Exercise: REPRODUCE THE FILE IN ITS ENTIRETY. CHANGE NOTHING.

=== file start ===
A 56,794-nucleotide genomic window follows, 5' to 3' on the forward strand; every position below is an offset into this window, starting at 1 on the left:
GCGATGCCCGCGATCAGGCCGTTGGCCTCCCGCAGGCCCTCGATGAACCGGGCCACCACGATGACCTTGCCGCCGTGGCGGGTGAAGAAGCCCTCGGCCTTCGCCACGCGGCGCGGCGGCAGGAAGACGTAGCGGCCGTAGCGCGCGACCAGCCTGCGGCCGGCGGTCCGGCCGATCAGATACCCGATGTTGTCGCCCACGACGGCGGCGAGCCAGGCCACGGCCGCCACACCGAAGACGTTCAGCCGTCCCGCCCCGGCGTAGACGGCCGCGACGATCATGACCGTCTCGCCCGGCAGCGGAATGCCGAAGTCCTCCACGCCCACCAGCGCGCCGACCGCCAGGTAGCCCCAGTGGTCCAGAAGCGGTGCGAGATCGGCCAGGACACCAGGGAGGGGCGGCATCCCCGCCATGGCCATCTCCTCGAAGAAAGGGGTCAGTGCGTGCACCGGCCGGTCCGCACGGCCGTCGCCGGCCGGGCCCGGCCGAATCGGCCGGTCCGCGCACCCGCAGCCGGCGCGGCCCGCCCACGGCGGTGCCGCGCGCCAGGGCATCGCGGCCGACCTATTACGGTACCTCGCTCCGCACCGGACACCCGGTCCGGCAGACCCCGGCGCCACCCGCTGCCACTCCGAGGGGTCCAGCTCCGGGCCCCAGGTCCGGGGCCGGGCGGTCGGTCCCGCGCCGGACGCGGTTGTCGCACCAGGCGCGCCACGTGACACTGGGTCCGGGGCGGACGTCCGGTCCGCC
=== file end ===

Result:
A 56,794-nucleotide genomic window follows, 5' to 3' on the forward strand; every position below is an offset into this window, starting at 1 on the left:
GCGATGCCCGCGATCAGGCCGTTGGCCTCCCGCAGGCCCTCGATGAACCGGGCCACCACGATGACCTTGCCGCCGTGGCGGGTGAAGAAGCCCTCGGCCTTCGCCACGCGGCGCGGCGGCAGGAAGACGTAGCGGCCGTAGCGCGCGACCAGCCTGCGGCCGGCGGTCCGGCCGATCAGATACCCGATGTTGTCGCCCACGACGGCGGCGAGCCAGGCCACGGCCGCCACACCGAAGACGTTCAGCCGTCCCGCCCCGGCGTAGACGGCCGCGACGATCATGACCGTCTCGCCCGGCAGCGGAATGCCGAAGTCCTCCACGCCCACCAGCGCGCCGACCGCCAGGTAGCCCCAGTGGTCCAGAAGCGGTGCGAGATCGGCCAGGACACCAGGGAGGGGCGGCATCCCCGCCATGGCCATCTCCTCGAAGAAAGGGGTCAGTGCGTGCACCGGCCGGTCCGCACGGCCGTCGCCGGCCGGGCCCGGCCGAATCGGCCGGTCCGCGCACCCGCAGCCGGCGCGGCCCGCCCACGGCGGTGCCGCGCGCCAGGGCATCGCGGCCGACCTATTACGGTACCTCGCTCCGCACCGGACACCCGGTCCGGCAGACCCCGGCGCCACCCGCTGCCACTCCGAGGGGTCCAGCTCCGGGCCCCAGGTCCGGGGCCGGGCGGTCGGTCCCGCGCCGGACGCGGTTGTCGCACCAGGCGCGCCACGTGACACTGGGTCCGGGGCGGACGTCCGGTCCGCC